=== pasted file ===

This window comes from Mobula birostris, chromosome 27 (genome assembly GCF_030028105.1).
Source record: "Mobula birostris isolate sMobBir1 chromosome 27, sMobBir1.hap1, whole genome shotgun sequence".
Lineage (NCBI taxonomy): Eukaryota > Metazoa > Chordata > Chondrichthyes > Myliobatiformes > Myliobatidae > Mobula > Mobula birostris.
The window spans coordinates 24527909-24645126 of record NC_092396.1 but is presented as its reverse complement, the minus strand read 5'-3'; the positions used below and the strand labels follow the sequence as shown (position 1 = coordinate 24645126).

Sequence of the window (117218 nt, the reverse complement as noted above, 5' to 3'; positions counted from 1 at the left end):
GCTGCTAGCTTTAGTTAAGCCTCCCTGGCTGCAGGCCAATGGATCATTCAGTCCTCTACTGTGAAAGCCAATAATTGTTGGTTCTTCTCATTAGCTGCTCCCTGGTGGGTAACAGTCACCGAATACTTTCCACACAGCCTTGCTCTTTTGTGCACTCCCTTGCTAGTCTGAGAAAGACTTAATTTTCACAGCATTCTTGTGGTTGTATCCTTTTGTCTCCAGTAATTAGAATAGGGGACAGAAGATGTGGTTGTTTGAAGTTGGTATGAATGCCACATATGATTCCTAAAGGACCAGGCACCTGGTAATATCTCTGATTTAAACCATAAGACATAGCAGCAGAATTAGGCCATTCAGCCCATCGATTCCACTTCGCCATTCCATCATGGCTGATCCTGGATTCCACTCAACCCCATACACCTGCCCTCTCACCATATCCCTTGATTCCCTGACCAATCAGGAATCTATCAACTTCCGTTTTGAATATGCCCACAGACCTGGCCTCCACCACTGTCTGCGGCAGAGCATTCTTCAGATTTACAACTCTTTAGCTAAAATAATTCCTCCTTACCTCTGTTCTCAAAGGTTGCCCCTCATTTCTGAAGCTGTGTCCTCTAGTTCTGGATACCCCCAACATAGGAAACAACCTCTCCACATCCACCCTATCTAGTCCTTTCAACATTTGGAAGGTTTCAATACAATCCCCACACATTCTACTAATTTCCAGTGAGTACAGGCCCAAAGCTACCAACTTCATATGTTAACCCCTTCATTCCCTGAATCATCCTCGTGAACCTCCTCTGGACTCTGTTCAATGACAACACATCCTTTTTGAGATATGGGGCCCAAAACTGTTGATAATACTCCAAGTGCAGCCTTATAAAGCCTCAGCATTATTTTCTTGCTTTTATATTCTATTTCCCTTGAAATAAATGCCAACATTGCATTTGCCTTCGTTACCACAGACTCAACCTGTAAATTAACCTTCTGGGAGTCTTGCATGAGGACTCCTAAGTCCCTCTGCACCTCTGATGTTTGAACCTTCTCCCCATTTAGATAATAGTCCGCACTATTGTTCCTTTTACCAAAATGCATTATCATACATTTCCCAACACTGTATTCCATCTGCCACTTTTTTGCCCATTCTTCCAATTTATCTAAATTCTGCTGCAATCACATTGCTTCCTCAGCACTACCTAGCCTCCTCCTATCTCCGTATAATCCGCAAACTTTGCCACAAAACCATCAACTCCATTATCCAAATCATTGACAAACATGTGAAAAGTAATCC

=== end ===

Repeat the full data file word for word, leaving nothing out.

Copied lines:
This window comes from Mobula birostris, chromosome 27 (genome assembly GCF_030028105.1).
Source record: "Mobula birostris isolate sMobBir1 chromosome 27, sMobBir1.hap1, whole genome shotgun sequence".
Lineage (NCBI taxonomy): Eukaryota > Metazoa > Chordata > Chondrichthyes > Myliobatiformes > Myliobatidae > Mobula > Mobula birostris.
The window spans coordinates 24527909-24645126 of record NC_092396.1 but is presented as its reverse complement, the minus strand read 5'-3'; the positions used below and the strand labels follow the sequence as shown (position 1 = coordinate 24645126).

Sequence of the window (117218 nt, the reverse complement as noted above, 5' to 3'; positions counted from 1 at the left end):
GCTGCTAGCTTTAGTTAAGCCTCCCTGGCTGCAGGCCAATGGATCATTCAGTCCTCTACTGTGAAAGCCAATAATTGTTGGTTCTTCTCATTAGCTGCTCCCTGGTGGGTAACAGTCACCGAATACTTTCCACACAGCCTTGCTCTTTTGTGCACTCCCTTGCTAGTCTGAGAAAGACTTAATTTTCACAGCATTCTTGTGGTTGTATCCTTTTGTCTCCAGTAATTAGAATAGGGGACAGAAGATGTGGTTGTTTGAAGTTGGTATGAATGCCACATATGATTCCTAAAGGACCAGGCACCTGGTAATATCTCTGATTTAAACCATAAGACATAGCAGCAGAATTAGGCCATTCAGCCCATCGATTCCACTTCGCCATTCCATCATGGCTGATCCTGGATTCCACTCAACCCCATACACCTGCCCTCTCACCATATCCCTTGATTCCCTGACCAATCAGGAATCTATCAACTTCCGTTTTGAATATGCCCACAGACCTGGCCTCCACCACTGTCTGCGGCAGAGCATTCTTCAGATTTACAACTCTTTAGCTAAAATAATTCCTCCTTACCTCTGTTCTCAAAGGTTGCCCCTCATTTCTGAAGCTGTGTCCTCTAGTTCTGGATACCCCCAACATAGGAAACAACCTCTCCACATCCACCCTATCTAGTCCTTTCAACATTTGGAAGGTTTCAATACAATCCCCACACATTCTACTAATTTCCAGTGAGTACAGGCCCAAAGCTACCAACTTCATATGTTAACCCCTTCATTCCCTGAATCATCCTCGTGAACCTCCTCTGGACTCTGTTCAATGACAACACATCCTTTTTGAGATATGGGGCCCAAAACTGTTGATAATACTCCAAGTGCAGCCTTATAAAGCCTCAGCATTATTTTCTTGCTTTTATATTCTATTTCCCTTGAAATAAATGCCAACATTGCATTTGCCTTCGTTACCACAGACTCAACCTGTAAATTAACCTTCTGGGAGTCTTGCATGAGGACTCCTAAGTCCCTCTGCACCTCTGATGTTTGAACCTTCTCCCCATTTAGATAATAGTCCGCACTATTGTTCCTTTTACCAAAATGCATTATCATACATTTCCCAACACTGTATTCCATCTGCCACTTTTTTGCCCATTCTTCCAATTTATCTAAATTCTGCTGCAATCACATTGCTTCCTCAGCACTACCTAGCCTCCTCCTATCTCCGTATAATCCGCAAACTTTGCCACAAAACCATCAACTCCATTATCCAAATCATTGACAAACATGTGAAAAGTAATCC